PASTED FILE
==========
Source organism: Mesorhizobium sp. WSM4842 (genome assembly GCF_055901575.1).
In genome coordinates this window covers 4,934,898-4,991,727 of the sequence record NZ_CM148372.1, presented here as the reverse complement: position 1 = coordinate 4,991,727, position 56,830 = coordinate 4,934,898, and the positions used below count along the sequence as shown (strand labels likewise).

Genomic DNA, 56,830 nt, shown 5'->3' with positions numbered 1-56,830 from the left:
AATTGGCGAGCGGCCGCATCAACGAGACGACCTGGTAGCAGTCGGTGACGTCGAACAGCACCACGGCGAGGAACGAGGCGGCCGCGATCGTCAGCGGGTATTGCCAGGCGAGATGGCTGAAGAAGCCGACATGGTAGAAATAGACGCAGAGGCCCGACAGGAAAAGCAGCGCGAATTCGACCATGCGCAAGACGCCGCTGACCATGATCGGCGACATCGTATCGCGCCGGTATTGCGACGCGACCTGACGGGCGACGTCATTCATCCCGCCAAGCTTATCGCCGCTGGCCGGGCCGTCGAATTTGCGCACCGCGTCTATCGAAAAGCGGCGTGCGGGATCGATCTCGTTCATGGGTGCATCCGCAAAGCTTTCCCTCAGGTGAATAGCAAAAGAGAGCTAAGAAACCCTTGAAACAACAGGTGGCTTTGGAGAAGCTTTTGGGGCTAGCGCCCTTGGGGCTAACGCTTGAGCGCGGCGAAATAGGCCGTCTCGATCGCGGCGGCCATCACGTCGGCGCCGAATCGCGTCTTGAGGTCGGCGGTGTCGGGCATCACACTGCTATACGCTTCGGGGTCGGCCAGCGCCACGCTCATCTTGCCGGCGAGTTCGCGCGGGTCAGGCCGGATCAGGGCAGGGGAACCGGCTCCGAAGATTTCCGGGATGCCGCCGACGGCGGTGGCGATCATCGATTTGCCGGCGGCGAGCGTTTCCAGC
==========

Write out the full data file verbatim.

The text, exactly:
Source organism: Mesorhizobium sp. WSM4842 (genome assembly GCF_055901575.1).
In genome coordinates this window covers 4,934,898-4,991,727 of the sequence record NZ_CM148372.1, presented here as the reverse complement: position 1 = coordinate 4,991,727, position 56,830 = coordinate 4,934,898, and the positions used below count along the sequence as shown (strand labels likewise).

Genomic DNA, 56,830 nt, shown 5'->3' with positions numbered 1-56,830 from the left:
AATTGGCGAGCGGCCGCATCAACGAGACGACCTGGTAGCAGTCGGTGACGTCGAACAGCACCACGGCGAGGAACGAGGCGGCCGCGATCGTCAGCGGGTATTGCCAGGCGAGATGGCTGAAGAAGCCGACATGGTAGAAATAGACGCAGAGGCCCGACAGGAAAAGCAGCGCGAATTCGACCATGCGCAAGACGCCGCTGACCATGATCGGCGACATCGTATCGCGCCGGTATTGCGACGCGACCTGACGGGCGACGTCATTCATCCCGCCAAGCTTATCGCCGCTGGCCGGGCCGTCGAATTTGCGCACCGCGTCTATCGAAAAGCGGCGTGCGGGATCGATCTCGTTCATGGGTGCATCCGCAAAGCTTTCCCTCAGGTGAATAGCAAAAGAGAGCTAAGAAACCCTTGAAACAACAGGTGGCTTTGGAGAAGCTTTTGGGGCTAGCGCCCTTGGGGCTAACGCTTGAGCGCGGCGAAATAGGCCGTCTCGATCGCGGCGGCCATCACGTCGGCGCCGAATCGCGTCTTGAGGTCGGCGGTGTCGGGCATCACACTGCTATACGCTTCGGGGTCGGCCAGCGCCACGCTCATCTTGCCGGCGAGTTCGCGCGGGTCAGGCCGGATCAGGGCAGGGGAACCGGCTCCGAAGATTTCCGGGATGCCGCCGACGGCGGTGGCGATCATCGATTTGCCGGCGGCGAGCGTTTCCAGC